16 May 2010

Fearless Freddie at 80

The surprise birthday party for Fred was a smashing success. All of the family who were able to walk, crawl, swim, bike, drive or fly, were there. Lots of stories were told about the good old days, some of which probably happened exactly as related. We look forward to the 90th.

15 May 2010

The Immigration Flap

If the people who were allowed to discuss the Arizona immigration law were only those who had actually read it, there would be a lot less noise.

12 May 2010

The Wild, Wild West

Grandma and I are back in the wild, wild west. Apparently, the rest of the world believes the media news that our new immigration law will result in innocent people being dragged off the street if they happen to look like anyone other than a caucasian. Well, as I understand it, the only time a person can be checked for legal status is if they are apprehended for some law infraction. And it isn't just the people from Latin America who are here illegally; the are illegals from all the continents. The light is shining on our neighbors from the south because of all the violence at our border. Recently, a rancher was murdered by someone who sneaked across the border; a border patrol was shot by someone who was trying to cross the border. The incidence of violence is increasing and the Arizona legislature, with support from over 60% of Americans according to a recent poll, is frustrated with the inaction by the Obama administration. By the way, that administration includes our former Governor, Janet Napolitano, who now heads the Homeland Security office. Wouldn't you think that she'd be in a position now to do something? After all, as Governor she did try to get the Bush administration to take stronger action. So now a bunch of cities are going to boycott Arizona. Well, I hope the citizens of Arizona vow to boycott those cities.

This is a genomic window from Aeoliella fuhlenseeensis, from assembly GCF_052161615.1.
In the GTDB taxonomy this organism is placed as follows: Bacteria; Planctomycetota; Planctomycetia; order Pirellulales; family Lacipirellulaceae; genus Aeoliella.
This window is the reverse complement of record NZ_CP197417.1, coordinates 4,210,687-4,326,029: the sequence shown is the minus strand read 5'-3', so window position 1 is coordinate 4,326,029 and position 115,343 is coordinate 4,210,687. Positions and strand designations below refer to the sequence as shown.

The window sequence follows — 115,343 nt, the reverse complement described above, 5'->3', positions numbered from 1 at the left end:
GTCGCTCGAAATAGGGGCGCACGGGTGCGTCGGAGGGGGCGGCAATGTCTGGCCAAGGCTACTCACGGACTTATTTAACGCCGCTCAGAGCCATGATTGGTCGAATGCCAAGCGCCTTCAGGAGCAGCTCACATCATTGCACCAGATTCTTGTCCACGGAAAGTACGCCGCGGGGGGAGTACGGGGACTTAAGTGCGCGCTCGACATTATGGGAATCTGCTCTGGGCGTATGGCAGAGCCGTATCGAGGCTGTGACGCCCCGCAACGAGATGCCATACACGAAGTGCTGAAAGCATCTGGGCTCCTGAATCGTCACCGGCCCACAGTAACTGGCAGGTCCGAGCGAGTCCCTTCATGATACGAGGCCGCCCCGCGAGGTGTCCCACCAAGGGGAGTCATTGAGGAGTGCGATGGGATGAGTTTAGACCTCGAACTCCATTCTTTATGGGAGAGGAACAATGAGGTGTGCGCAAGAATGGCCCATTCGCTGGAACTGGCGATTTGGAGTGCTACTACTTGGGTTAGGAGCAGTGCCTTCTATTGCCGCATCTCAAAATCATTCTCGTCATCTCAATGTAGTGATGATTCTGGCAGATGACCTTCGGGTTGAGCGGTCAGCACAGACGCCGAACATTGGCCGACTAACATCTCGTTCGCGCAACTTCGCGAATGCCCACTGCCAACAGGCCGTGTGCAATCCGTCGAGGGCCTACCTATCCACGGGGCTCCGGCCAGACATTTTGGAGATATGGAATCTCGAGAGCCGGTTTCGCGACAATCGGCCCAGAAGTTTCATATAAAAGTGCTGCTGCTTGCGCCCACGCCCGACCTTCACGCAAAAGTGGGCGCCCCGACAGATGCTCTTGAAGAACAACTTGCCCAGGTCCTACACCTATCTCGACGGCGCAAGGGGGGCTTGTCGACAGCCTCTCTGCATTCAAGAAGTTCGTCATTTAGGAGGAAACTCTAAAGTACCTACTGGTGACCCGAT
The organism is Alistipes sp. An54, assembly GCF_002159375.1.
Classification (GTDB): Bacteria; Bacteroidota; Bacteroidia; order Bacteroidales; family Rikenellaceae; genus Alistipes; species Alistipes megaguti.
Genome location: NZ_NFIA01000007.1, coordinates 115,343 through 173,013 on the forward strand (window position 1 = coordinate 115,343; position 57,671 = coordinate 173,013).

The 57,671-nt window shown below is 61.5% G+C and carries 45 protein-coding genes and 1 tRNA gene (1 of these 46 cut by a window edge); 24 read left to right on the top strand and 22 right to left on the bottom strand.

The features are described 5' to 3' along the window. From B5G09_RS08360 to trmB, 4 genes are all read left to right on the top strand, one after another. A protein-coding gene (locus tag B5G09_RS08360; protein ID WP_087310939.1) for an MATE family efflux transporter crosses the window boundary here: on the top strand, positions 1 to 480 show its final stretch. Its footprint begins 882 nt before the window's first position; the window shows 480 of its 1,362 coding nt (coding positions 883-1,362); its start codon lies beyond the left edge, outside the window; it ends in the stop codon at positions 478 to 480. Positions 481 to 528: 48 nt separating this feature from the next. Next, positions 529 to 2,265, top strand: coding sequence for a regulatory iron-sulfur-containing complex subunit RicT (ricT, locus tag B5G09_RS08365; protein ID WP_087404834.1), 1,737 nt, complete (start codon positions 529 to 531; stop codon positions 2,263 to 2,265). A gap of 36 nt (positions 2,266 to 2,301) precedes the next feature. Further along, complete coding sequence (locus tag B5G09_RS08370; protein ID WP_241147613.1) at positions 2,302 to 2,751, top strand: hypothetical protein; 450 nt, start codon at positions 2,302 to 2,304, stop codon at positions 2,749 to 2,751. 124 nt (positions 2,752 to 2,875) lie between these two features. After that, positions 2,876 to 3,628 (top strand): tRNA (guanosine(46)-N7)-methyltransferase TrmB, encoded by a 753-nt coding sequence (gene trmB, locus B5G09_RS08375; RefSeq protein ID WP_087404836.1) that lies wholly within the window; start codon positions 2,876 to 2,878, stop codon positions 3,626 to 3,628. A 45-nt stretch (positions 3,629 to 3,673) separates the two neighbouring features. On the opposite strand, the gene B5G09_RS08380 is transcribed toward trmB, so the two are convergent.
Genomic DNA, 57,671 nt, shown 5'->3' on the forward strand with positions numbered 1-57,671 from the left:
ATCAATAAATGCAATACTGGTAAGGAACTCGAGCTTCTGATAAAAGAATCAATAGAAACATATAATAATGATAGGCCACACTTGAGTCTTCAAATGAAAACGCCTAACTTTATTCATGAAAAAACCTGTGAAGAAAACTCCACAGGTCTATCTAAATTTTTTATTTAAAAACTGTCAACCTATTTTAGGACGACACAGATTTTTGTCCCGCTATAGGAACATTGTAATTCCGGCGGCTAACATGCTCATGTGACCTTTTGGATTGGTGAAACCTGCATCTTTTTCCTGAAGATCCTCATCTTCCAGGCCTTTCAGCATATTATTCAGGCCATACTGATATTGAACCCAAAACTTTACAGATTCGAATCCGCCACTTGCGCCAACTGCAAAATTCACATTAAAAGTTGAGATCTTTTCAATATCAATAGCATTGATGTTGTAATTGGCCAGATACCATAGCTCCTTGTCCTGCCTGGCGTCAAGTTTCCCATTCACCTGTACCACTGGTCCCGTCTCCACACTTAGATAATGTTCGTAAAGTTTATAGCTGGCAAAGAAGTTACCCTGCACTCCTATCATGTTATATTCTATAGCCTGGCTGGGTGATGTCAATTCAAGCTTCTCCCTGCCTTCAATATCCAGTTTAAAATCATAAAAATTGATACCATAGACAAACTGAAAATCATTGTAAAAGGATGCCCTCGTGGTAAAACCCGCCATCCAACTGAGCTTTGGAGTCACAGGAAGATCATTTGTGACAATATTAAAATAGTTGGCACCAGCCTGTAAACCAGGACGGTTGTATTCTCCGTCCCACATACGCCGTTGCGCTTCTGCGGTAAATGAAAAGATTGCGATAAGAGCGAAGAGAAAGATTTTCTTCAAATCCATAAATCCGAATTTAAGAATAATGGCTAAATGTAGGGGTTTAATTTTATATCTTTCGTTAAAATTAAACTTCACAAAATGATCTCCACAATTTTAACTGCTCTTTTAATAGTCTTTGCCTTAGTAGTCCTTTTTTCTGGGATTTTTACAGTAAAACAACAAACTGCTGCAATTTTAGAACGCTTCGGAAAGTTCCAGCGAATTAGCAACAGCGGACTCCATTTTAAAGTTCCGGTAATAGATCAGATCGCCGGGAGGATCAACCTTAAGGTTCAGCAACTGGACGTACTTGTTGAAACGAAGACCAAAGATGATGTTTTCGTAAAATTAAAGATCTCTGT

30 April 2010

A Three-Season Trip

We started out in Scottsdale, AZ in summer heat, drove slowly northeast through spring, and wound up in Rochester, NY in winter. We were in Lyons, NY last Tuesday doing some genealogical research and looked out the window to see snow swirling, covering the ground. Why did we make the trip at this time of year? Well, we wanted to surprise my brother for his 80th birthday - and we did! More later.